The survey also studies outsourcing by investors and finds that while FX costs centres are regularly outsourced – for example 55% of share class hedging is handed on, along with 64% of back-office tasks – there is, it says, growing outsourcing of alpha or income activities, with 27% either currently, or planning to, outsource this activity. Elsewhere, 36% feel the same about FX execution and emerging markets FX execution.
Respondents have found good savings in some areas over the past 12 months, APIs have delivered just short of 5.9% savings, along with offshoring, and, paradoxically given the increased interest in outsourcing, insourcing, at 5.7%. Other notable areas of savings involve the inevitable renegotiating of fees and system consolidation, both of which are above 5.5% savings, but more interestingly perhaps, respondents reported savings from counterparty consolidation (around 5.6%) and peer-to-peer execution (just over 5.5%). This reinforces the notion that fund managers are looking more intently at their FX execution strategies.
In terms of where the greatest costs savings are expected over the next 12 months, the survey finds system consolidation and the growth of utilities and collaborative projects as delivering the highest savings, all projected between 5.6% and 5.8%. Robotics will also play a larger role, as ill outsourced processing and new systems.
The role of outsourcing will in all likelihood be driven by technological reviews clearly underway at managers, 67% of investors say they are planning technological change in 2022. By far the biggest push is going to be in adding new technologies and systems to their current infrastructure – something that may not help those managers seeking to unify their technology stack it has to be said – with 67% saying their focus will be on this in the next 12 months (up from 43% over the past year). Good news for those looking at delivering peer-to-peer services, comes with 43% of respondents saying they will look at that aspect next year (30% last 12 months), while 45% are set to outsource execution (was 40% over the previous 12 months) and processing (33%).
The survey also finds that some transformations are maturing, namely counterparty consolidation is expected to be a focus of 35% (37% over the previous 12 months), system consolidation for 33% (38%), insourcing for 30% (37%) and renegotiating fees for 35% (37%). Insourcing at 30% (37%) and collaborative projects at 32% (43%) will both remain in focus, but at a lower level, the survey also finds.
Is Change Coming?
Overall the survey paints a rather bleak picture of how the buy side, especially in the asset manager community, does not engage with the FX market on an efficient basis. To be fair to managers, a lot of the grey costs are fixed and will be with the firm no matter what, although as pointed out, there are opportunities to cut these through outsourcing.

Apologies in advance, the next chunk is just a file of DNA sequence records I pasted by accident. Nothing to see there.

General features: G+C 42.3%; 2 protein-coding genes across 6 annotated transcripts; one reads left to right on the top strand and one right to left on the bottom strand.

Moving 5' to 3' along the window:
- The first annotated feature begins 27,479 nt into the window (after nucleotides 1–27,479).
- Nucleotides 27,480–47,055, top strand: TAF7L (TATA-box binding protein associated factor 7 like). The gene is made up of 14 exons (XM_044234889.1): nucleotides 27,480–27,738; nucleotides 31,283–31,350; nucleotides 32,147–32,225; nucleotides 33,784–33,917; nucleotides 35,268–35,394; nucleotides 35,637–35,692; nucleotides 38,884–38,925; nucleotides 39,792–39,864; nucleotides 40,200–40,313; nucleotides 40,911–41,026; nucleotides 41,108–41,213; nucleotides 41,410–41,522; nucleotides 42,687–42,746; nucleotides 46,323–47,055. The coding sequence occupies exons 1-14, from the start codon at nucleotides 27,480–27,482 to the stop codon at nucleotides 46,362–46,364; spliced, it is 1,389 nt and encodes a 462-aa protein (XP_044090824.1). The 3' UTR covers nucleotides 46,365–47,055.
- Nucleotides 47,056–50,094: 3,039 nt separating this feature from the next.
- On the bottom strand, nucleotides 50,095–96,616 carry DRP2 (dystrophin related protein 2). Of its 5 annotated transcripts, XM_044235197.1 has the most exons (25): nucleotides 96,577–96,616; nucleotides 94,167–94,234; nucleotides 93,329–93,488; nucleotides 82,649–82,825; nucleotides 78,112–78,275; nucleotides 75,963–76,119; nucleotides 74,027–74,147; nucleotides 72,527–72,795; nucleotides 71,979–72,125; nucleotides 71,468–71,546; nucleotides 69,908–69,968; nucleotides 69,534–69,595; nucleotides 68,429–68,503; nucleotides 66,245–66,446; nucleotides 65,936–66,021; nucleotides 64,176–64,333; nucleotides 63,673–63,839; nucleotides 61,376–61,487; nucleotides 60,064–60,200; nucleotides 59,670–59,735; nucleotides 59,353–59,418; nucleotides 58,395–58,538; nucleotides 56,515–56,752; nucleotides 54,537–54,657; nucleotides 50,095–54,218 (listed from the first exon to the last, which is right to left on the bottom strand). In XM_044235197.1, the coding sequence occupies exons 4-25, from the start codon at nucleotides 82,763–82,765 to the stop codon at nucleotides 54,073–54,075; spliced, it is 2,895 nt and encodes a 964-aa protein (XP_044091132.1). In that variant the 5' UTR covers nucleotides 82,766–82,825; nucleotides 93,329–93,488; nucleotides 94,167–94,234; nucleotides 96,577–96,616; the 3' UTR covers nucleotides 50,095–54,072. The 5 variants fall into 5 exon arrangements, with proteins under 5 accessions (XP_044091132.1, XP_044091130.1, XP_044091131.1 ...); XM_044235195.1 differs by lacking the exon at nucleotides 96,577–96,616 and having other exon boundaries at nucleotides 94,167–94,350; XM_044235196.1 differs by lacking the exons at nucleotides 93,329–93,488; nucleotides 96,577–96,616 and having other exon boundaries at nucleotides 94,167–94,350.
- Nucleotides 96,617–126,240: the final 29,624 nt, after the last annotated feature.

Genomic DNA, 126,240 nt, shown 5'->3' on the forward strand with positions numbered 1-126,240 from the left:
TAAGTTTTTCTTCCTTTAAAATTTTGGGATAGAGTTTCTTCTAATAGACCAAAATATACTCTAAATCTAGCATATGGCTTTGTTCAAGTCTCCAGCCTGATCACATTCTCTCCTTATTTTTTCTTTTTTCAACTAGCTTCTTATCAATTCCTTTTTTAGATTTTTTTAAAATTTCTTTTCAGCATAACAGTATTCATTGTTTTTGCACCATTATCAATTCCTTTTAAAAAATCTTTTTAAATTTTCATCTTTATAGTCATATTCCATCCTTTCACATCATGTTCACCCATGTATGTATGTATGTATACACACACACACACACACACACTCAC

It is on the execution side of things that the findings most stand out, however, for almost one third is an extremely high percentage of firms who appear to care less about how much the FX hedging costs in the market. In part this could reflect an over-reliance upon a benchmark fix such as WM 4pm London – and it was a little ironic to see passive managers, large users of the Fix, place a higher rating upon pricing by their brokers than active manager – but it also highlights an ongoing problem in that too many managers remain content to ignore FX and the role it plays. It remains an administration role, albeit one that can consume significant resources (and have significant impact on returns if hedged inexpertly).
It is, perhaps, no surprise to see fixed income managers lagging their equities brethren in adopting more progressive attitudes to FX – the latter have long been looking at factors such as TCA and liquidity so it is an easy switch to doing the same for FX. Fixed income, heavily established in the passive space, does not have a long pedigree when it comes to executing in highly automated markets.
The good news may be that the survey has been taken at the start of an evolution in which managers will look much more closely at this. Equally, the fact that many are looking at areas of potential collaboration is a positive for those seeking to deliver solutions. Anecdotally, more managers are looking to streamline and enhance their automated processes and the findings from ValueExchange and HD Financial Consulting suggest this, which means they should be more open to conversations that were, perhaps, impossible just two or three years ago.
It is hard though, not to read this report and find oneself thinking – often not for the first time – that the asset management industry is missing an opportunity to tap into the expertise rife in an industry (foreign exchange) that has seen such a tremendous innovation over the past five years in particular. This report should be a call to arms for this sector to finally start focusing on what it does in the FX space – and, more importantly, how it can do it better.